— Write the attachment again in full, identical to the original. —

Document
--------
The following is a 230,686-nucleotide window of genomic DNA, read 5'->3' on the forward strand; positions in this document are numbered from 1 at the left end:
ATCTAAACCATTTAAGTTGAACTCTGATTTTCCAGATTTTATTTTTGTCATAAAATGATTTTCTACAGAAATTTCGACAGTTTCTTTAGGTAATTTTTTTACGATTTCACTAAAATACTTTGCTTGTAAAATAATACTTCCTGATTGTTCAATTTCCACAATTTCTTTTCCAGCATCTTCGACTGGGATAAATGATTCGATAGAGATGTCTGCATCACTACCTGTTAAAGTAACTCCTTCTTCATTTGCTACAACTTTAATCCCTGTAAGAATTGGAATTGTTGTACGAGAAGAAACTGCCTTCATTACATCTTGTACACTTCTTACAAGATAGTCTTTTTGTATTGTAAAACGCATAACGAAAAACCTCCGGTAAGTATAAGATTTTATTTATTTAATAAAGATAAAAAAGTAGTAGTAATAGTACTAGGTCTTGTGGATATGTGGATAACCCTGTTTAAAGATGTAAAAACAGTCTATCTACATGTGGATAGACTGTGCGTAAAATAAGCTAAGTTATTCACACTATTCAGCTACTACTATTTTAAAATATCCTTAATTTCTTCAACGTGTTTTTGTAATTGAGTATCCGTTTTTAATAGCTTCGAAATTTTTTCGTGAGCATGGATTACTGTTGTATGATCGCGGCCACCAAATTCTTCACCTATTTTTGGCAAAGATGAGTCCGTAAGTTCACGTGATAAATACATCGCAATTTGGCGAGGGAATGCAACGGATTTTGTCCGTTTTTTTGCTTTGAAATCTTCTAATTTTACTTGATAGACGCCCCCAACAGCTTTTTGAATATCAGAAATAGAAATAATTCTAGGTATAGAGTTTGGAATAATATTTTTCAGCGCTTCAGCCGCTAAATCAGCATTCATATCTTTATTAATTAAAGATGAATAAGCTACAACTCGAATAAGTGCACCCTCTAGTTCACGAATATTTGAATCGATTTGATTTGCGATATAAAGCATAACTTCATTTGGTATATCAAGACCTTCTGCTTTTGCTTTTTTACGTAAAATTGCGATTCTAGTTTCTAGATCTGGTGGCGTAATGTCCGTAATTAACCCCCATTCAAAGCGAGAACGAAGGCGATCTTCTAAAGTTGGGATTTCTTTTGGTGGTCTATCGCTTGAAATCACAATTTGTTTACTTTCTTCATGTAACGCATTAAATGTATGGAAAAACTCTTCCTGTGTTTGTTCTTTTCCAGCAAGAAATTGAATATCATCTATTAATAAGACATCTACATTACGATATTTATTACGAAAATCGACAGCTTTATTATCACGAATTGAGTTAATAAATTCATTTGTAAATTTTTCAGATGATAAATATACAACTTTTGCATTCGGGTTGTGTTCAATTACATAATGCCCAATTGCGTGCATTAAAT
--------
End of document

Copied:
The following is a 230,686-nucleotide window of genomic DNA, read 5'->3' on the forward strand; positions in this document are numbered from 1 at the left end:
ATCTAAACCATTTAAGTTGAACTCTGATTTTCCAGATTTTATTTTTGTCATAAAATGATTTTCTACAGAAATTTCGACAGTTTCTTTAGGTAATTTTTTTACGATTTCACTAAAATACTTTGCTTGTAAAATAATACTTCCTGATTGTTCAATTTCCACAATTTCTTTTCCAGCATCTTCGACTGGGATAAATGATTCGATAGAGATGTCTGCATCACTACCTGTTAAAGTAACTCCTTCTTCATTTGCTACAACTTTAATCCCTGTAAGAATTGGAATTGTTGTACGAGAAGAAACTGCCTTCATTACATCTTGTACACTTCTTACAAGATAGTCTTTTTGTATTGTAAAACGCATAACGAAAAACCTCCGGTAAGTATAAGATTTTATTTATTTAATAAAGATAAAAAAGTAGTAGTAATAGTACTAGGTCTTGTGGATATGTGGATAACCCTGTTTAAAGATGTAAAAACAGTCTATCTACATGTGGATAGACTGTGCGTAAAATAAGCTAAGTTATTCACACTATTCAGCTACTACTATTTTAAAATATCCTTAATTTCTTCAACGTGTTTTTGTAATTGAGTATCCGTTTTTAATAGCTTCGAAATTTTTTCGTGAGCATGGATTACTGTTGTATGATCGCGGCCACCAAATTCTTCACCTATTTTTGGCAAAGATGAGTCCGTAAGTTCACGTGATAAATACATCGCAATTTGGCGAGGGAATGCAACGGATTTTGTCCGTTTTTTTGCTTTGAAATCTTCTAATTTTACTTGATAGACGCCCCCAACAGCTTTTTGAATATCAGAAATAGAAATAATTCTAGGTATAGAGTTTGGAATAATATTTTTCAGCGCTTCAGCCGCTAAATCAGCATTCATATCTTTATTAATTAAAGATGAATAAGCTACAACTCGAATAAGTGCACCCTCTAGTTCACGAATATTTGAATCGATTTGATTTGCGATATAAAGCATAACTTCATTTGGTATATCAAGACCTTCTGCTTTTGCTTTTTTACGTAAAATTGCGATTCTAGTTTCTAGATCTGGTGGCGTAATGTCCGTAATTAACCCCCATTCAAAGCGAGAACGAAGGCGATCTTCTAAAGTTGGGATTTCTTTTGGTGGTCTATCGCTTGAAATCACAATTTGTTTACTTTCTTCATGTAACGCATTAAATGTATGGAAAAACTCTTCCTGTGTTTGTTCTTTTCCAGCAAGAAATTGAATATCATCTATTAATAAGACATCTACATTACGATATTTATTACGAAAATCGACAGCTTTATTATCACGAATTGAGTTAATAAATTCATTTGTAAATTTTTCAGATGATAAATATACAACTTTTGCATTCGGGTTGTGTTCAATTACATAATGCCCAATTGCGTGCATTAAAT